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26 March 1998 Edition

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Slight easing in Cuban blockade

By Dara MacNeil

Perhaps in some distant, parallel universe it might make sense. The United States announces a minimal ``relaxation'' of the 38 year-old blockade of Cuba and then expects fulsome praise in return.

In truth the `relaxation' of the blockade announced by President Clinton was minimal in the extreme. Direct charter flights between the US and Cuba (suspended in 1996) are to be re-introduced.

In other words, the United States is finally allowing its citizens the basic right to freedom of travel, as laid down in the Universal Declaration of Human Rights.

However, the flights may only serve certain purposes as outlined by the White House: so called humanitarian aid and family reunions. Thus, the US still insists on prescribing the right of its citizens to freedom of movement.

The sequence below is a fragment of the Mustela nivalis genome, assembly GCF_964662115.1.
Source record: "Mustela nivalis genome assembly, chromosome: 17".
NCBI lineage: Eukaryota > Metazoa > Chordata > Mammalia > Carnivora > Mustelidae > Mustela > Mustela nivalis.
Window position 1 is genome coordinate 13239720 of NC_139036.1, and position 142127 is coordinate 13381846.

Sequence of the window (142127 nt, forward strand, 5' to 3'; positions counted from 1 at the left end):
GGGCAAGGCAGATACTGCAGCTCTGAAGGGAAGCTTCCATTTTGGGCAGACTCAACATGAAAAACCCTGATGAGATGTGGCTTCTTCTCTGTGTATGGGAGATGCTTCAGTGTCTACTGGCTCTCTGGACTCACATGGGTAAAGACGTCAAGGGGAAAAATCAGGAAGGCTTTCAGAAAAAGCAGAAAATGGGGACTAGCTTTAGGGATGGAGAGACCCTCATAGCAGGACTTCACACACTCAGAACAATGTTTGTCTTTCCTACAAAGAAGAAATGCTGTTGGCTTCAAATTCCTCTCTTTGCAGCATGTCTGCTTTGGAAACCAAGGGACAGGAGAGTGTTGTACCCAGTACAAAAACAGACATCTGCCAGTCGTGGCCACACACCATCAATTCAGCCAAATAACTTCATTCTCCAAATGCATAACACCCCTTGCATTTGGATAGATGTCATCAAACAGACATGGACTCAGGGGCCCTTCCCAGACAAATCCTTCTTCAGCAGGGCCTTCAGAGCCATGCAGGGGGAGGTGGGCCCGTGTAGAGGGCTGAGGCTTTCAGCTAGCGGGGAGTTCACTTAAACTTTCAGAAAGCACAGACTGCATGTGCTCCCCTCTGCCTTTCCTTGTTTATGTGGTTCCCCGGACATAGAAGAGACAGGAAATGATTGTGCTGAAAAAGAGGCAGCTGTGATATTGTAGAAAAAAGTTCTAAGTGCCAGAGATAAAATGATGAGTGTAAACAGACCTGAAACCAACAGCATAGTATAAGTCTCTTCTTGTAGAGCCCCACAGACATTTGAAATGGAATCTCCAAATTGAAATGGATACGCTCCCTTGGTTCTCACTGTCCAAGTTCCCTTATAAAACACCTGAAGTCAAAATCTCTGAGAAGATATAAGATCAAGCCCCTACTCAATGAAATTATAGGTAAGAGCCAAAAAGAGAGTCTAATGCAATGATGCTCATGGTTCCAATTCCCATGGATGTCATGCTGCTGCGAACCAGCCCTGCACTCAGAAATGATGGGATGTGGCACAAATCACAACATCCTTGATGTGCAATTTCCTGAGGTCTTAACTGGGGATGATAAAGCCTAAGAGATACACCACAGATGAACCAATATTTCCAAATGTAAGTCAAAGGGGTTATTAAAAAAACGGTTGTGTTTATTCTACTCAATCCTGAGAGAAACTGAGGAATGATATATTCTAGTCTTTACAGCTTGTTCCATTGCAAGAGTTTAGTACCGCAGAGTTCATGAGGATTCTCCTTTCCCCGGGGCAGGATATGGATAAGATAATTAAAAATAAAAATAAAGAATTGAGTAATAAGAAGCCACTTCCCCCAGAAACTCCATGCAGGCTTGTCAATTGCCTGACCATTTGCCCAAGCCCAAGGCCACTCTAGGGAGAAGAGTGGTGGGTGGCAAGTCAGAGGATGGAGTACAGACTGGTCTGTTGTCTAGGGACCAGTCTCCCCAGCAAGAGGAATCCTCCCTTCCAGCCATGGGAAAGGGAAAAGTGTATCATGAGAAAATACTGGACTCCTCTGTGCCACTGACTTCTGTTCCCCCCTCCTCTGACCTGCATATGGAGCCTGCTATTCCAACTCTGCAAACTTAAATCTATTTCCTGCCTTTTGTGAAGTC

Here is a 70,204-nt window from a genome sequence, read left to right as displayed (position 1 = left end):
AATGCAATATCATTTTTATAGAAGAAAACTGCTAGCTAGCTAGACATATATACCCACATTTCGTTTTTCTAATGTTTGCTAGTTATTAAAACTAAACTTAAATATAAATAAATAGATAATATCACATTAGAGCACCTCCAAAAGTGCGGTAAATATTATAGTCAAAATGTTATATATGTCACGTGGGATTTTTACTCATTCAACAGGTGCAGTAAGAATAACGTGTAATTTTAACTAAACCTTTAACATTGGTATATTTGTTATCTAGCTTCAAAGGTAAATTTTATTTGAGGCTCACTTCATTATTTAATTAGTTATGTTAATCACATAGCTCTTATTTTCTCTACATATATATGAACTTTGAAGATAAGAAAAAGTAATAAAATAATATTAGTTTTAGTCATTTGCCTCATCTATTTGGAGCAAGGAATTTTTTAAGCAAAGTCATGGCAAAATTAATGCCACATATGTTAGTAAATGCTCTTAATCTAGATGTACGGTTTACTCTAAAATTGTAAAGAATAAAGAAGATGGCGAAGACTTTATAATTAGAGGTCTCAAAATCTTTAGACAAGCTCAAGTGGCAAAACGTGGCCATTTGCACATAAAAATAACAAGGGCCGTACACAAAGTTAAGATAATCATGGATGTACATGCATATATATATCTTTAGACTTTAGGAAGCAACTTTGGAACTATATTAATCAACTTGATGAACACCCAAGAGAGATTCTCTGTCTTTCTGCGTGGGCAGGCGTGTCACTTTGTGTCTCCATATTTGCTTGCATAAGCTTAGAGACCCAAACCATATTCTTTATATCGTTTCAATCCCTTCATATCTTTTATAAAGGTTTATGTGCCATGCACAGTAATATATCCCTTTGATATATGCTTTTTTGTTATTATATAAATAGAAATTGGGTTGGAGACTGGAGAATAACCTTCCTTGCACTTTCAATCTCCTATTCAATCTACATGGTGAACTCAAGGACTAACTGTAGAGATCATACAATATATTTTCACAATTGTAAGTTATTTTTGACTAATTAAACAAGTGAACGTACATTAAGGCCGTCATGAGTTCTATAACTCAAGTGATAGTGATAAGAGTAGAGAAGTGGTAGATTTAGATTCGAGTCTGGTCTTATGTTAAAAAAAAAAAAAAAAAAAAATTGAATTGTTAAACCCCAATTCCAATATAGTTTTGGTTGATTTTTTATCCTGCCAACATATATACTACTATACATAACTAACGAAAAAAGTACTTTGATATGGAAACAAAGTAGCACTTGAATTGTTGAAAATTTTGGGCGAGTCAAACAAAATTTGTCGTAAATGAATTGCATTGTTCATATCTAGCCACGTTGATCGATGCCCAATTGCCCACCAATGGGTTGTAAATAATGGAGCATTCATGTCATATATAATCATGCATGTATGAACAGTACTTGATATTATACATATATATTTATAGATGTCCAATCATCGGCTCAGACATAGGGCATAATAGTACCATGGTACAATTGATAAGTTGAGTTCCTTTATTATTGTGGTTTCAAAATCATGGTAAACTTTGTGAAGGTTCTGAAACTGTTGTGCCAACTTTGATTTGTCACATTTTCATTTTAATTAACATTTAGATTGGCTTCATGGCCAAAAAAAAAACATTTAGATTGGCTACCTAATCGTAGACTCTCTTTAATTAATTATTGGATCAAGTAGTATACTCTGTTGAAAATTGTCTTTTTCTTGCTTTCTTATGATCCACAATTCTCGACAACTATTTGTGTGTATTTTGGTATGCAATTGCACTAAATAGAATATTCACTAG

In addition, the amount of money Cubans in the US can remit to Cuba each year is to be increased to $1200 per annum.

Yet, remarkably it is the US - large corporations and administrations alike - that is most strident in its advocacy of freedom of movement for capital.

Countries who attempt to place restrictions on the movement of capital around the globe are routinely condemned as ``protectionist.'' But of course, that's a completely different issue.

Lastly, the Clinton White House announced the ``streamlining'' of procedures under which food and medicine can be exported to Cuba. At present, the US operates a strict licensing system for all such exports.

In fact, a 1997 report from the American Association of World Health described the licensing system as so severe and deliberately complex that it amounted to a complete, de facto ban on sales of food and medicine.